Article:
But, love had been able to guide both Vincent and Diana past the anguish, somehow, to the wealth of communion awaiting them in all its gifting beauty. That the baby Diana now carried was the ultimate homage to that blessed consumation of spirits, souls, and bodies, neither Father, nor Vincent had any doubts whatever.

Still, Diana seemed, by all evidence, to be in the last stages of her time. She tired easily, had trouble keeping food down, and was plagued by backache and a cantankerous resurrection of her injured leg's temperamental outbursts because of the baby's added weight she needed to bear. There was no medical explanation to the evidently accellerated

state of development of the pregnancy, and Father had nothing he could go by to guide him in the tenderly dedicated care he was offering his cherished daughter-in-law. Only Catherine's experiences with Jacob's birth might have been able to shed some light on what to expect for the present circumstances, but those experiences had been buried along with Catherine herself.

Even with the physician's resultant largely instinctive guidance as their only source of reassurance for her state of health, Diana's andVincent's acceptance of their impending parenthood had been nothing short of an awesome wonder. The physical uncertainties had done little to diminish the sheer, astounding . . . blessedness . . . that seemed to totally envelope the mother-to-be within an aura of love beyond all telling.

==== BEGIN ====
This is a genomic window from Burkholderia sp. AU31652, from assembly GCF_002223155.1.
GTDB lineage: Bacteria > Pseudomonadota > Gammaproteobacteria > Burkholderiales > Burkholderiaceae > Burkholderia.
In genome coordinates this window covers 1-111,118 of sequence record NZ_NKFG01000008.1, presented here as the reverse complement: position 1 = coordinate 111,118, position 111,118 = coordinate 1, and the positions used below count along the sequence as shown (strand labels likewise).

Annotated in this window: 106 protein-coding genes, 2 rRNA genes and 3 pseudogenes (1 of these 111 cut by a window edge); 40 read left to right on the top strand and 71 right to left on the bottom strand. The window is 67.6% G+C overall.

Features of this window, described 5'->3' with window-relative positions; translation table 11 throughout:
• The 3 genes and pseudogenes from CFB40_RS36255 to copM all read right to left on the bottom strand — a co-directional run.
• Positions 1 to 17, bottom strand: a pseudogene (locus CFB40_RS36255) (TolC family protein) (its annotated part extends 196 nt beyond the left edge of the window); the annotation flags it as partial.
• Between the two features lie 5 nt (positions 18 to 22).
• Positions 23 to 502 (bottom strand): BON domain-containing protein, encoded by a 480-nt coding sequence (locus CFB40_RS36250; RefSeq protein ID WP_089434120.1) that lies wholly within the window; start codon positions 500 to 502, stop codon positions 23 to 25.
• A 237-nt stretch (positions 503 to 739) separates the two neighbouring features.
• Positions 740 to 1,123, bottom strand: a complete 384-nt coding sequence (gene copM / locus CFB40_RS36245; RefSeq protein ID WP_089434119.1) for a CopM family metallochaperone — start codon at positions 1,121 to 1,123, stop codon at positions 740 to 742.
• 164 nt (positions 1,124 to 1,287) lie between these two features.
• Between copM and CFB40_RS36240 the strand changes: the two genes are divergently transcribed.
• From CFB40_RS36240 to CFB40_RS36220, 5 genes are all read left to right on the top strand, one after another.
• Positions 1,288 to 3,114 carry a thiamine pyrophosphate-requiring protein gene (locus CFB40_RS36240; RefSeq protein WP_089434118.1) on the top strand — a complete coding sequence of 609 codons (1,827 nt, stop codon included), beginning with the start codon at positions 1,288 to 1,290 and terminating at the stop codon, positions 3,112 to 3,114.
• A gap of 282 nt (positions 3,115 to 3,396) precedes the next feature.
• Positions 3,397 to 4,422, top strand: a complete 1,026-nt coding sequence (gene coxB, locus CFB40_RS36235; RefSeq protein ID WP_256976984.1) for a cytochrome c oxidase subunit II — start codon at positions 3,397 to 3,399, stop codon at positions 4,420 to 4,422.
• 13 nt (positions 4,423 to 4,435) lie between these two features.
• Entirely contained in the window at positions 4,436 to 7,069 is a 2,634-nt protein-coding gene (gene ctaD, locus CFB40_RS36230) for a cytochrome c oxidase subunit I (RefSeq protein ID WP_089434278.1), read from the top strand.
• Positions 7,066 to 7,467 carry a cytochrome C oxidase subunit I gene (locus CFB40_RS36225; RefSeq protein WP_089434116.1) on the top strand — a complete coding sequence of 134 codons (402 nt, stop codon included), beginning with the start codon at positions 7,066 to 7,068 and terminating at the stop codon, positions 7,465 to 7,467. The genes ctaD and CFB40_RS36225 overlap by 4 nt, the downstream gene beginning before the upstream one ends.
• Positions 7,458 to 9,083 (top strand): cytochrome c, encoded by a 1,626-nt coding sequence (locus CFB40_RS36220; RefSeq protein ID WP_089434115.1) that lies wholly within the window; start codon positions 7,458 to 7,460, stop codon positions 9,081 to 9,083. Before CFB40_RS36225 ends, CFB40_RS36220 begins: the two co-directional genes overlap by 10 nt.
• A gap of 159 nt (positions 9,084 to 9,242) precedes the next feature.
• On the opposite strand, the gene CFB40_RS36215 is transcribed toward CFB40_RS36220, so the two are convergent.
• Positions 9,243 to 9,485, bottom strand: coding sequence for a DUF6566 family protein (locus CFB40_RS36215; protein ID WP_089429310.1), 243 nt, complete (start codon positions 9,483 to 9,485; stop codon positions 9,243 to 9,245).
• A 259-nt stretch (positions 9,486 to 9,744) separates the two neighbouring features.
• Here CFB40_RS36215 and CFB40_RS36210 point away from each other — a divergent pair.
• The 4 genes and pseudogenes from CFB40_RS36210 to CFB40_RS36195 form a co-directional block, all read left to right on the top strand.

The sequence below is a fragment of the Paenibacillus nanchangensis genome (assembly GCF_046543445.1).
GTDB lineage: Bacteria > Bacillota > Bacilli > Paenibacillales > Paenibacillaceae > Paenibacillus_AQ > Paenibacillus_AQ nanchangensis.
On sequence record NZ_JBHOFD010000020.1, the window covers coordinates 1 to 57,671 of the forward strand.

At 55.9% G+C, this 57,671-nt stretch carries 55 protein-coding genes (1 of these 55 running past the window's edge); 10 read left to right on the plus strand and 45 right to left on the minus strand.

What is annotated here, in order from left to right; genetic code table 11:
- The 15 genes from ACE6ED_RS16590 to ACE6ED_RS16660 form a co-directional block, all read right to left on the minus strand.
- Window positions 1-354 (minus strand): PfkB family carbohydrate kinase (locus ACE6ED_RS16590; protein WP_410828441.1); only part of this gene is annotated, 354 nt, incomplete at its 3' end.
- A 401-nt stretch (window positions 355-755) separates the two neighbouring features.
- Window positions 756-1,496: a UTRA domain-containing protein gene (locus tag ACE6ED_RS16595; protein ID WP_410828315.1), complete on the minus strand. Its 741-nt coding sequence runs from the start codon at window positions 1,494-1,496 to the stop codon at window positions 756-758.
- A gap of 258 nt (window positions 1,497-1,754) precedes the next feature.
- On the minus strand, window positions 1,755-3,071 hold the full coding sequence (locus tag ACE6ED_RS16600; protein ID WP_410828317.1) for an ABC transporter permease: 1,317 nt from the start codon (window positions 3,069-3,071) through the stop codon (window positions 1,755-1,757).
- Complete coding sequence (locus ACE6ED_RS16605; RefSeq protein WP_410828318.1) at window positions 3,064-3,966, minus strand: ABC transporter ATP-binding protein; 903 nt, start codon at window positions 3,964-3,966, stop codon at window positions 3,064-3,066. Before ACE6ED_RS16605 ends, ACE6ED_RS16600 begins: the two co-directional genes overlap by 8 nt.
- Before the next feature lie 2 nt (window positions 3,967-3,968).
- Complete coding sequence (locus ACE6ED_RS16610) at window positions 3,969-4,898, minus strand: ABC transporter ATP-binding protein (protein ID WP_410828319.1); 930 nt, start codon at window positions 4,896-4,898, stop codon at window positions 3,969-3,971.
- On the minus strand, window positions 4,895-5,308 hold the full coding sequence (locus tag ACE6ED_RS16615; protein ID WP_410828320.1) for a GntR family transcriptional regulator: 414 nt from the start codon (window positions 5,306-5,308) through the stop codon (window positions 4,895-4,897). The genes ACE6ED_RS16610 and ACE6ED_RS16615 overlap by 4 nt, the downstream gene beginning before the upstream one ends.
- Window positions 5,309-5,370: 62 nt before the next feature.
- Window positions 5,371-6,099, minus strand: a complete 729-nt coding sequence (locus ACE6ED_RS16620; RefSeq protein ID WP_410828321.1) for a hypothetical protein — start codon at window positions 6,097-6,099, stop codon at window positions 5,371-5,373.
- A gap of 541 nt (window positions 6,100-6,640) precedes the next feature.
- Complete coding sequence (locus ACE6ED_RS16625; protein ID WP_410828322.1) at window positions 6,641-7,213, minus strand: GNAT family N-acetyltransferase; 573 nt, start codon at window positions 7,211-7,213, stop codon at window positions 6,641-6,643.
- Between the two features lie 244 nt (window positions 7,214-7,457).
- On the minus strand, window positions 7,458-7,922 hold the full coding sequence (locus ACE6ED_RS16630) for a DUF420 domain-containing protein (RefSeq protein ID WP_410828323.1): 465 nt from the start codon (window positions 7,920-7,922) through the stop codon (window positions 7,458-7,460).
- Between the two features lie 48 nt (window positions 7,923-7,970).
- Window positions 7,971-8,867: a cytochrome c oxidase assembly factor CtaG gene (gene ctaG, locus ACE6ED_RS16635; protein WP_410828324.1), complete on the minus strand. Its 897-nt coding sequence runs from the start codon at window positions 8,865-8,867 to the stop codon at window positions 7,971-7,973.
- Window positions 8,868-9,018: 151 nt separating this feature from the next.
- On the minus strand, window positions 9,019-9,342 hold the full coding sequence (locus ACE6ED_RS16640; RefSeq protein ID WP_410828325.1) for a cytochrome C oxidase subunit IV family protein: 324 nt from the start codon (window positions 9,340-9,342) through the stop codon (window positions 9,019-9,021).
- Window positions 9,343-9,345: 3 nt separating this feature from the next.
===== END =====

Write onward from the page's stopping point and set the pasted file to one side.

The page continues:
That radiant, expectant love burned brightly, with such joy, in Vincent's heart, too.

To everyone's eyes in the Underworld community, Diana had evolved into an auburn-haired vision of imminent maternal tenderness in all its compelling resplendence and generosity. She barely ever complained about anything, not her accentuated physical tribulations, nor the belovedly overprotective attentions of every soul within the extended family of the tunnel chambers.

Taking it all in stride, she nevertheless refused to relinquish her teaching responsibilities in favor of Father's cautiously biased medical admonishments. She kept taking on her communal chores with easy patience, and always had time to listen to the concerned advice of those around her who would rejoice no less than the new parents in the birth of a healthy child.

Even physically, she'd become a sight that stirred the hearts of all those around her. In the long, comfortable, flowing tunnel maternity gowns Mary had supplied her with, her hair as often loosed upon her shoulders as it was braided sensibly off her face, the rounded enlargement of her belly unmistakable now, she had become a source of everyone's delighted hope and promise.

To Vincent, she had become nothing less than a treasured, awesomely beautiful madonna bearing heaven's own light about her into his life.

The emotional and spiritual reality he and his beloved soulmate had been offered with the impending birth of their child, nurturing and gifting their relationship these past months, had been far more compelling than even Diana's arresting transformation: Her state of heart was nothing less than glorious -- Vincent's was nothing less than blessed.